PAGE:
Mining the mundane: Sam Lipsyte finds dark humor in the everyday
In my office there's a woman who uses the word "wrap" as a universal replacement for the word "lunch." "Want to get a wrap?" she'll ask, daily, as if no other possible lunch existed. She can't conceive of a hoagie, a pasta salad. In the office, lunch equals wrap. On TV this might be played for laughs. But in Sam Lipsyte's new novel, The Ask, which is constantly hilarious, the wrap is a sad thing indeed. The turkey wrap, in particular, serves as both emblem of and paltry consolation for the enslavement of practically everyone to the imagination-starved regime of late capitalism.
Think about it. Wraps, as the author explains in a phone interview from his home in Manhattan, are "perfectly designed to keep you at work." They're foldable, sauceless, tidy: you can eat them at your desk. It would almost be weird to eat them anywhere but at your desk. You can type or hold the phone with one hand while eating the wrap with the other. They echo the shapes of various ethnic foods, but all the interesting parts of the cuisines they copy have been erased, leaving them free of startling variations, so you can concentrate on your spreadsheets.
"There's something really dispiriting about it," Lipsyte says. "And the turkey wrap, that was sort of the apex of that predictability and despair. There's not a lot of autobiography in the book, but my confronting what the turkey wrap means to me comes from experience." He pauses, chuckling but not entirely unserious about this turkey-wrap riff. "It's something we all feel."
Which isn't to say that the novel hinges on a turkey wrap. But if you had to pinpoint just what exactly has enraged Milo Burke, hero of The Ask, it would be a good start, or at least a telling example. After all, as Milo says near the end of the novel, "I believed in symbols and the wondrous ways they could wound." The benign turkey wrap, as a symbol, is far from harmless.
Milo works for the fundraising arm of the arts department of what he calls the Mediocre University at New York City. He's not very good at his job. He was an artist in college, a painter, "at least at parties." But somehow that idea faded, and now he's an office guy with a 4-year-old son he loves to pieces and a beautiful wife he hasn't touched in a long time.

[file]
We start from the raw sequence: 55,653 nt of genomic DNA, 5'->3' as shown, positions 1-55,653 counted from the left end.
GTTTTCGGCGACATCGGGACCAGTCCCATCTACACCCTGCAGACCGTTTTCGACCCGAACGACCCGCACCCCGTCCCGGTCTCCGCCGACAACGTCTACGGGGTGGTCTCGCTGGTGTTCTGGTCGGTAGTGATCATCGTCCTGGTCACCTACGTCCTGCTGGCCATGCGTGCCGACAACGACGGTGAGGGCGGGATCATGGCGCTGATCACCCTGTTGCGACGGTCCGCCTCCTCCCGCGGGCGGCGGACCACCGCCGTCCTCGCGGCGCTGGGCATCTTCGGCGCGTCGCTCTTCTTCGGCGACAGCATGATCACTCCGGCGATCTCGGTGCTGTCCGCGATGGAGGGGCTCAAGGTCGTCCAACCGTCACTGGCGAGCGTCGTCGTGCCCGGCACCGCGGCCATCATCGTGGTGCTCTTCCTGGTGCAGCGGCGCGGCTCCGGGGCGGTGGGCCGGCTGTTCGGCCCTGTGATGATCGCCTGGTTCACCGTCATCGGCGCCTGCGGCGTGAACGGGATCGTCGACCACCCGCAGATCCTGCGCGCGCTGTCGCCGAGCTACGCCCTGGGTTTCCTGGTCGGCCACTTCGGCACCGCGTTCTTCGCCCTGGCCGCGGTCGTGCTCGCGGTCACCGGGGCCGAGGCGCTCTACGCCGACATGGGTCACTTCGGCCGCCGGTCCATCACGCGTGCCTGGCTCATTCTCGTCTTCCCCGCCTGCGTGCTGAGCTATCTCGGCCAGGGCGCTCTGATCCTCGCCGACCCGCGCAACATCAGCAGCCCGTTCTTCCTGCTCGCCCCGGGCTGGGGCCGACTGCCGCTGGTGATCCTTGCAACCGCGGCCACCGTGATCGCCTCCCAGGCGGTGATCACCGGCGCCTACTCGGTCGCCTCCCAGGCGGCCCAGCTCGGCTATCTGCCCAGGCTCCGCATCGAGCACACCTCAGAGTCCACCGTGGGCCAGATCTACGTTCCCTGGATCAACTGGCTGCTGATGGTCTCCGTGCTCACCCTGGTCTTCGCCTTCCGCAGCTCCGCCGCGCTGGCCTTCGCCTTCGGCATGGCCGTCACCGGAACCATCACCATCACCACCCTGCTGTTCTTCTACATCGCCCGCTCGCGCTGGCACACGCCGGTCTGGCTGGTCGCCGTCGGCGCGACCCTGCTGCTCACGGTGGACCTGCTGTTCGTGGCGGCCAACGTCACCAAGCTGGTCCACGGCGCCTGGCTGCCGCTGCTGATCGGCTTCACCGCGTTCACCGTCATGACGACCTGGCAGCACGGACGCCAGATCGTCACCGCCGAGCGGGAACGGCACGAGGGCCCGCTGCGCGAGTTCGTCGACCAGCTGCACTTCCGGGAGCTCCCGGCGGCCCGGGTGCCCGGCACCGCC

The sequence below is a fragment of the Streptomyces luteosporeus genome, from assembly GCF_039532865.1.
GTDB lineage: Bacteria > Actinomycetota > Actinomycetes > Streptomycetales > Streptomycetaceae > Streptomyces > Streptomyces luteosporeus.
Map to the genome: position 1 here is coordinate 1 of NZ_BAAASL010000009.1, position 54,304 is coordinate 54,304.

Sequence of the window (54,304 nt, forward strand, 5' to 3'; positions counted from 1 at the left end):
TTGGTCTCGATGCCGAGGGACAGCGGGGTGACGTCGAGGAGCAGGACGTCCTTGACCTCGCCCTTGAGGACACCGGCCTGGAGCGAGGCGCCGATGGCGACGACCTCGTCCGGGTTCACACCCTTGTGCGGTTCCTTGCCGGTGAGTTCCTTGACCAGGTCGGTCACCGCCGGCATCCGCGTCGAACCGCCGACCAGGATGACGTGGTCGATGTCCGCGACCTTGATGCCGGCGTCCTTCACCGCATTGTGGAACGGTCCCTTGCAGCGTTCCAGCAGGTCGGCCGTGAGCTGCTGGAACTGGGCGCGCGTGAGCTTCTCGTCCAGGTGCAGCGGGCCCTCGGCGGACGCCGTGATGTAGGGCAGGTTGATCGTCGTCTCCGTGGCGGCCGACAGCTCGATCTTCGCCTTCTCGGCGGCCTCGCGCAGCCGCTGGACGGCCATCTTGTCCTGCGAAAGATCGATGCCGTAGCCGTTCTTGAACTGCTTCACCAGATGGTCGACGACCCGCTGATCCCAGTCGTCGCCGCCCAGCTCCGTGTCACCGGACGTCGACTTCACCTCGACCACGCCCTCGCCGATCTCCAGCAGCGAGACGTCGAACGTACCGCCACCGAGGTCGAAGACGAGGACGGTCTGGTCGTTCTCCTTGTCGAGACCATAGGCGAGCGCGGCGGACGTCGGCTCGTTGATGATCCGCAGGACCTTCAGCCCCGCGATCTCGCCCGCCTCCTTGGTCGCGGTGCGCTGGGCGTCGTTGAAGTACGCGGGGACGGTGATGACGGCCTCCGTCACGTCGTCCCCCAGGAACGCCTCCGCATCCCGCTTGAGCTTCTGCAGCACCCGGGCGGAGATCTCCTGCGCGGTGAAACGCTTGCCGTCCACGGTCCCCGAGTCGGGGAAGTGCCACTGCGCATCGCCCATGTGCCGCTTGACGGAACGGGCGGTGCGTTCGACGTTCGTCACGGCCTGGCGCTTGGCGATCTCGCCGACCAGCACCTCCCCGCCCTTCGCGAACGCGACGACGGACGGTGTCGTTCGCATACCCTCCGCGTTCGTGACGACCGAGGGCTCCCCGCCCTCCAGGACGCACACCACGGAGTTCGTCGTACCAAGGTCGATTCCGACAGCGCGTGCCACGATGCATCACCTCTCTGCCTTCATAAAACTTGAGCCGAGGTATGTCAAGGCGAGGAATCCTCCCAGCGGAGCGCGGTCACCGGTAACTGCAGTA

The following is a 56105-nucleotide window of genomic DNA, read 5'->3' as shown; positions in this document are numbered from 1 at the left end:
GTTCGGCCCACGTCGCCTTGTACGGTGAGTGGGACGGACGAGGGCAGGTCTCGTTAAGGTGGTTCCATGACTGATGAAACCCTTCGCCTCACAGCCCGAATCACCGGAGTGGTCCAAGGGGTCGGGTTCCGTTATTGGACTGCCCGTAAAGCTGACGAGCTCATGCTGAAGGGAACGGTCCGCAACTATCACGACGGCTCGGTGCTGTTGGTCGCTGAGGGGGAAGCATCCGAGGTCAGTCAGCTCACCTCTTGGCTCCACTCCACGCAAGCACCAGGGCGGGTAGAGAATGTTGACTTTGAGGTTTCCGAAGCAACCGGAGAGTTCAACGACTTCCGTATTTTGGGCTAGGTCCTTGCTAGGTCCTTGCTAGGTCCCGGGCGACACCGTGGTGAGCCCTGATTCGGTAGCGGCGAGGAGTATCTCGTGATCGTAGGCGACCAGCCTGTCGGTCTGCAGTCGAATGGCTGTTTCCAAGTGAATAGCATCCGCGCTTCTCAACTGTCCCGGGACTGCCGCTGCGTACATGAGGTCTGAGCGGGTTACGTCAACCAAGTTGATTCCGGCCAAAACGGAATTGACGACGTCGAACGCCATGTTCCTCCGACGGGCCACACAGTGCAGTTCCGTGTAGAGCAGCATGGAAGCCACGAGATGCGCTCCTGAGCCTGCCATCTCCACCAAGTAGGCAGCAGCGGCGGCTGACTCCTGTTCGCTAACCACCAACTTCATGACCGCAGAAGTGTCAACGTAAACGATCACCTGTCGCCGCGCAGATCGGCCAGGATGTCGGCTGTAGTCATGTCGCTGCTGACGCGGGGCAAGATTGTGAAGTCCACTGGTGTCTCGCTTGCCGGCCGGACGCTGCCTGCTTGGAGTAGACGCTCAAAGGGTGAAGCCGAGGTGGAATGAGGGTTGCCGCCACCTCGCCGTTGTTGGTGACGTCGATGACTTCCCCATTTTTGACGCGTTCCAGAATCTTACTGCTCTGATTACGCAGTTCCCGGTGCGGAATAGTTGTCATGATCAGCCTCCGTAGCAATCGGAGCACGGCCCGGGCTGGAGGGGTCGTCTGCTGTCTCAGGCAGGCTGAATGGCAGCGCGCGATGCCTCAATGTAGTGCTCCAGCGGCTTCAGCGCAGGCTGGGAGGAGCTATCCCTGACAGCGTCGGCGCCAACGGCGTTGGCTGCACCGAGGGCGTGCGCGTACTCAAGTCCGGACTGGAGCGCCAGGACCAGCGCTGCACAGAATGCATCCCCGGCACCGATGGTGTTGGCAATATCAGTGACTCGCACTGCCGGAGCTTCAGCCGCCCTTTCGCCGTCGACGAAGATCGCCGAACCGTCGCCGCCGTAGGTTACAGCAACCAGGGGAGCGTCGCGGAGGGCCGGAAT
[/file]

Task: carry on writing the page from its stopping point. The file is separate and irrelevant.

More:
When, inevitably, Milo is fired—for lashing out at an "arrogant, talentless, daddy-damaged waif" who visits his office—he finds himself adrift in the lousy job market, unable to find work. "The whole work thing was over," Milo concludes. "I'd grown morose, detached, faintly palsied. I stopped reading the job listings, just rode the trains each day, simmering, until dinnertime."
Fans of Lipsyte will recognize that simmering detachment from his previous novel Home Land, an underground hit written in the form of outrageous letters from a guy called Teabag to his alumni magazine in the months leading up to a class reunion. Lipsyte, who was born in 1968, says he started working on it around the time of his own 10-year reunion. "I think I wrote that book to deal with the fear of going," he says. "And I still didn't go."
The two novels are similar in tone, though Home Land tackles crises that tend to occur about 10 years earlier in the standard American timeline. Both books culminate in episodes of ill-advised but wildly satisfying violence, and both are hysterically funny. But The Ask is more expansive and varied, both in plot and in emotional tenor, with subtler and more sophisticated levels of sadness balancing out the humor on its surface.
"I didn't really mean for Milo to be like Teabag 10 years later," Lipsyte says. "They do share certain kinds of disillusionment. The real difference is that Teabag has this streak of romanticism that may have been beaten out of Milo a little more."
The novel makes reference to The Infortunate, a real-life narrative of an indentured servant, William Moraley, in Philadelphia during the Ben Franklin era. "He seemed a very contemporary character to me,” Lipsyte says. “He's not coming to the New World for religious or political reasons—he's just coming to the New World because he's in debt. It’s like he's run up his credit cards or something. It's a miserable story and he's kind of a miserable guy." The contrast between Moraley and Franklin, the ideal of American resourcefulness and ingenuity, parallels the relationship between Milo and his former college buddy, Purdy, now his big “ask.” Both, like Teabag, are American archetypes, adding weight and depth to these highly entertaining books.
When he's not writing, Lipsyte teaches creative writing at Columbia. "I really like teaching," he says. "I think it informs my writing a great deal. I get energized—I recognize patterns in my work and in other people's work. I get out of the workshops the same thing the other people get out of them, and hopefully give something, too. But it is hard to do both at the same time. Most of my writing happens in the summer. I love and need both, but they don't happen at the same time for me."